Photo/Illutration A new face mask stamp used by asthma patients alerts people around them that they are coughing because they have asthma, not the novel coronavirus. (Provided by Okada Shokai Co.)

Contrary to a popular assumption, bronchial asthma is unlikely to increase the severity of symptoms of the novel coronavirus, according to a study by the National Center for Child Health and Development (NCCHD) in Tokyo.

The team announced its findings on COVID-19 patients in other countries on its website on June 2. The results were also published in a U.S. medical journal.

When asthma patients catch a common cold, they are said to be more prone to asthma attacks as they cannot sufficiently produce the proteins that destroy the virus.

There were fears that such people might be at higher risk of developing severe symptoms of COVID-19.

The research team analyzed data from published studies on around 2,200 coronavirus patients in China and the United States whom the team was able to determine a correlation between the severity of COVID-19 symptoms and pre-existing health conditions.

The results showed 4.1 percent of the coronavirus patients with mild symptoms had asthma, while 5.5 percent of those with severe symptoms suffered from asthma, showing no statistically significant difference.

However, COVID-19 patients with diabetes or chronic obstructive pulmonary disease (COPD) were more likely to develop severe symptoms of the coronavirus, according to the study.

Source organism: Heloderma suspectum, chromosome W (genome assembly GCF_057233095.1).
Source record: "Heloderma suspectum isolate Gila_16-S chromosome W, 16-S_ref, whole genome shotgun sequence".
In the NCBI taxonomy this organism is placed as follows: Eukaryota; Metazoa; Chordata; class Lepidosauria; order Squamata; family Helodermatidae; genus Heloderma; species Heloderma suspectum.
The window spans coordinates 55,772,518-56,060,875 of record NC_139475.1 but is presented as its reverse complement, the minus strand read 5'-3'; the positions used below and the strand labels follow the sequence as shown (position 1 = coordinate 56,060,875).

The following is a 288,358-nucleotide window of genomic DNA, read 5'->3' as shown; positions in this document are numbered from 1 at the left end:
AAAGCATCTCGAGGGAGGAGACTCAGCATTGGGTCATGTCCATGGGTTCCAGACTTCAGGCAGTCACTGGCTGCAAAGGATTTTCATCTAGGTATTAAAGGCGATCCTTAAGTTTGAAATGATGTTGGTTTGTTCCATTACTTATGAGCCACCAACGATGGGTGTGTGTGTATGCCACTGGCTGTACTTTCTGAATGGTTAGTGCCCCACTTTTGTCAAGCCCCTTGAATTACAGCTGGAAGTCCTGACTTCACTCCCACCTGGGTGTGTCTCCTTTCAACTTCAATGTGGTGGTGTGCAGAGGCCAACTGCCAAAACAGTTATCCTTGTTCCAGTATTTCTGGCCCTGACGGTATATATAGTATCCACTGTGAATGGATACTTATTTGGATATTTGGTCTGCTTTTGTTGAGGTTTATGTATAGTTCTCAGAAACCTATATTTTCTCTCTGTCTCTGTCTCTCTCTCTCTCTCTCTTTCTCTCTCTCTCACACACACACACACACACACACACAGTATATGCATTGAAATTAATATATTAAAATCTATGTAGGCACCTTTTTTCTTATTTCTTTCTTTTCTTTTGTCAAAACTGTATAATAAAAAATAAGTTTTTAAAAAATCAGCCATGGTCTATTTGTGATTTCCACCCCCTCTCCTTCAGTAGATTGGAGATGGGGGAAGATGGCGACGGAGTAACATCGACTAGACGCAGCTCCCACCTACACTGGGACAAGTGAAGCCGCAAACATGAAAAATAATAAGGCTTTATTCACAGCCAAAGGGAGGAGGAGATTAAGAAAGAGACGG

Of those with mild symptoms, 6.7 percent had diabetes, while the figure jumped to 25.0 percent among severe patients. COPD patients accounted for 1.5 percent of mild patients, but the number increased to 6.5 percent of severe patients.

The virus that causes the common cold or influenza enters the body mainly through the nose or throat and binds to a receptor of a cell to infect the person. The novel coronavirus is known to attach to a different receptor from the one that the cold and flu virus does.

The team noted that recent basic research reported an increase in the amount of proteins produced from allergic reactions that induce asthma reduces the expression of a receptor that the novel coronavirus binds to. That may explain the team's finding that asthma does not significantly increase the severity of COVID-19 symptoms, the researchers said.

“Our latest study presented only epidemiological data, so more studies are needed to determine the causal relationship (between the severity of COVID-19 symptoms and pre-existing conditions),” said Kenji Matsumoto, who heads the NCCHD’s Department of Allergy and Clinical Immunology.

“But people with asthma do not need to worry too much that their health condition could aggravate symptoms of the coronavirus.”